After the Dutch government fell on the issue of dutch troops in Afghanistan last month, the CIA became worried that similar events could happen in the countries that post the third and fourth largest troop contingents to the ISAF-mission. The proposed PR strategies focus on pressure points that have been identified within these countries. For France it is the sympathy of the public for Afghan refugees and women. For Germany it is the fear of the consequences of defeat (drugs, more refugees, terrorism) as well as for Germany’s standing in the NATO. The memo is an recipe for the targeted manipulation of public opinion in two NATO ally countries, written by the CIA. It is classified as Confidential / No Foreign Nationals.

The title of the first main section of text in the document is titled “Public Apathy Enables Leaders To Ignore Voters”. Note here that the desired action—a sustained commitment in the Afghanistan military engagement—is realized by capitalizing upon widespread apathy, not support. The report’s title, however, notes that “counting on apathy might not be enough”, and then goes to describe how to manipulate the public at large in order to develop support for the war.

Wikileaks published the document, alerting the world at large to the latest example of public manipulation in what is, sadly, a long series of similar undertakings by this government-created network of law-breaking spies. Naturally, the government does not like its conspiracies publicized for all to see, and it thus sees Wikileaks as a threat—so much so that in 2008, the U.S. Army Counterintelligence Center prepared a secret report (obtained and published by Wikileaks) which deals entirely with the website in question. Part of this report states:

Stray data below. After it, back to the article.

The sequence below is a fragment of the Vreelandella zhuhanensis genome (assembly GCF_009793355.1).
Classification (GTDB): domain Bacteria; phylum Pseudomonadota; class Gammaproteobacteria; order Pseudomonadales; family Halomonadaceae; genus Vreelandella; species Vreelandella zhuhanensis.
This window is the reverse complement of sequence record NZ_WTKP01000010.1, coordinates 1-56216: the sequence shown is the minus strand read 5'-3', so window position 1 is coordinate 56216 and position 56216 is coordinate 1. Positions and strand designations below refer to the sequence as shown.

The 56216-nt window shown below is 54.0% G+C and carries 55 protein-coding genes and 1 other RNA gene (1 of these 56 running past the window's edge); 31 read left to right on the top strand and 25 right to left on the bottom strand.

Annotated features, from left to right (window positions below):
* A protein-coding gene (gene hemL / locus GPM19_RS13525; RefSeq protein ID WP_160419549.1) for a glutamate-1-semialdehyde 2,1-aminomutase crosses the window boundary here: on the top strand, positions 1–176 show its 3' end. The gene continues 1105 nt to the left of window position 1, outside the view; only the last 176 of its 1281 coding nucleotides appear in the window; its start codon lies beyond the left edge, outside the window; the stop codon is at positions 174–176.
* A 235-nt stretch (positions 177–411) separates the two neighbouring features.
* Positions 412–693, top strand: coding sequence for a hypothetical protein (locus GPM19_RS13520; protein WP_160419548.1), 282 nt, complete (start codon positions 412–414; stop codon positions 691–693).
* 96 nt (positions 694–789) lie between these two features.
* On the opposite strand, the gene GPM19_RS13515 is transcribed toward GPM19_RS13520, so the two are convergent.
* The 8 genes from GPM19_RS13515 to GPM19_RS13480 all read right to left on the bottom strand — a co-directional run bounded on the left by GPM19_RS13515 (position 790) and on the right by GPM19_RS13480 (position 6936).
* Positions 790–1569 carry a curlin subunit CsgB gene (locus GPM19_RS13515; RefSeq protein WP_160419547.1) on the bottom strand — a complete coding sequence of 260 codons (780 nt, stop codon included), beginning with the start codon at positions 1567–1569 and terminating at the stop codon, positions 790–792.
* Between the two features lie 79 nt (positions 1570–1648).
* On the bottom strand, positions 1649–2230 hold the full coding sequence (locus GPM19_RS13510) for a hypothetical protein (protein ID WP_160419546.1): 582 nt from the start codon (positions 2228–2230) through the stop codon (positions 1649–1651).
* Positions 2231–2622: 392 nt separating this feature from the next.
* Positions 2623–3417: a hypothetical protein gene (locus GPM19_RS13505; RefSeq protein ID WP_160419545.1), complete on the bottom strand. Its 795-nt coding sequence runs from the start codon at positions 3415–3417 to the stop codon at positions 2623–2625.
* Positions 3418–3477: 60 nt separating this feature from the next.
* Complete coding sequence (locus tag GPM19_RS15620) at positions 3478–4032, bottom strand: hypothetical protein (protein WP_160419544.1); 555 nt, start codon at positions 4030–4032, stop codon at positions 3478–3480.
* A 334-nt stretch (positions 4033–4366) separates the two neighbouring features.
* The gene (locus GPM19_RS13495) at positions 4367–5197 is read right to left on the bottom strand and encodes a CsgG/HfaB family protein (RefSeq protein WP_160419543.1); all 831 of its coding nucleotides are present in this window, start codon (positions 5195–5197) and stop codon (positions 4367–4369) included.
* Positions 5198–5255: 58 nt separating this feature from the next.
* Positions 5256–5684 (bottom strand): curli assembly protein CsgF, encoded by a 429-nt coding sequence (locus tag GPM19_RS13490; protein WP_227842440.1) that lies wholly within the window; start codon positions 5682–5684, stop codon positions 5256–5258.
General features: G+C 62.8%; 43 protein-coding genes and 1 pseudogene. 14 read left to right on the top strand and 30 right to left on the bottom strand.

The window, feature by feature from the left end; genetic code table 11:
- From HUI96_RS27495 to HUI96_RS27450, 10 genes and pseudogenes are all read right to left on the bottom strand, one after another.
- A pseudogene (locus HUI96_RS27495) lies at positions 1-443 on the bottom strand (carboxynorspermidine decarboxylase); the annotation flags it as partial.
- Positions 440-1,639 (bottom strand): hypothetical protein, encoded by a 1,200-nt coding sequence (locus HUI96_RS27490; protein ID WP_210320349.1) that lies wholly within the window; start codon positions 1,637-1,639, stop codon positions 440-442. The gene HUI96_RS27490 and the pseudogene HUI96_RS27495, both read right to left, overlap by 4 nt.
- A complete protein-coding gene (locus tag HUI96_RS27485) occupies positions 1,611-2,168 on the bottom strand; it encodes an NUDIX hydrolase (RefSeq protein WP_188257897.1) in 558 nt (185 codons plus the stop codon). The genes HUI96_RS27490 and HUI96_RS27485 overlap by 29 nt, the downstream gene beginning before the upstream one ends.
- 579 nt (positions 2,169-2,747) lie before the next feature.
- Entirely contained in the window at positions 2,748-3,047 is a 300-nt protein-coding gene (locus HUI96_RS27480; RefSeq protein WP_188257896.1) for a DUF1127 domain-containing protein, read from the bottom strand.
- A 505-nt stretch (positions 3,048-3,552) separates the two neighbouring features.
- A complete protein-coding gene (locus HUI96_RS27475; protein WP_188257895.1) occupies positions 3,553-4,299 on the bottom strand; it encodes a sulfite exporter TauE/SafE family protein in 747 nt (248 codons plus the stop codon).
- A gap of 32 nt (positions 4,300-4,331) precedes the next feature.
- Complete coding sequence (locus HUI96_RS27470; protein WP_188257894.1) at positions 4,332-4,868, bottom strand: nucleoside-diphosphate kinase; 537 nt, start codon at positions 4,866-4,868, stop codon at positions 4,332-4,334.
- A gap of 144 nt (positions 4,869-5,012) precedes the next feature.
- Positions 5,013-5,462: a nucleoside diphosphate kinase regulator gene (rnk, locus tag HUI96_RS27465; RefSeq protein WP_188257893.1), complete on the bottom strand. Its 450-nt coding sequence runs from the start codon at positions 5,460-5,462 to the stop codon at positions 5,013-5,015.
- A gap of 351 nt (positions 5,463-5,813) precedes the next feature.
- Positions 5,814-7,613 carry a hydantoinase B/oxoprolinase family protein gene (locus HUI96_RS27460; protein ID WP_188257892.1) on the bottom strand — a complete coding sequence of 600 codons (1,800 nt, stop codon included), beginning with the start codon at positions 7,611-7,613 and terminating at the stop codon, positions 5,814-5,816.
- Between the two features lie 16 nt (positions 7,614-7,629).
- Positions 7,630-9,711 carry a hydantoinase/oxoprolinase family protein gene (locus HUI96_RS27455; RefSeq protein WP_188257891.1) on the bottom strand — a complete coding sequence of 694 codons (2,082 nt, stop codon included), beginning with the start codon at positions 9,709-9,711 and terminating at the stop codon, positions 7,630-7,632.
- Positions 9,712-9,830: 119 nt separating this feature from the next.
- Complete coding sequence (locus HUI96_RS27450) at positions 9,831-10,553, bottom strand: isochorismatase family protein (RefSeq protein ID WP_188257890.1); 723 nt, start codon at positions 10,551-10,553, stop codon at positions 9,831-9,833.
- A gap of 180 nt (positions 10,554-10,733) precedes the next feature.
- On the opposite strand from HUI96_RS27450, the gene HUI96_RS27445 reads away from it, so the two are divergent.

…the Web site could be used to post fabricated information; to post misinformation, disinformation, and propaganda; or to conduct perception management and influence operations designed to convey a negative message to those who view or retrieve information from the Web site.

As Glenn Greenwald puts it:

In other words, the Pentagon is furious that this exposing of its secrets might enable others to engage in exactly the type of “perception management” which the aforementioned CIA Report proposes the U.S. do with regard to the citizenry of our allied countries.

The father of modern propaganda himself, Edward Bernays, recognized the inordinate influence one can wield when controlling (and manipulating) information. His description casts a frightening light on what the shadowy dealings of our government imply: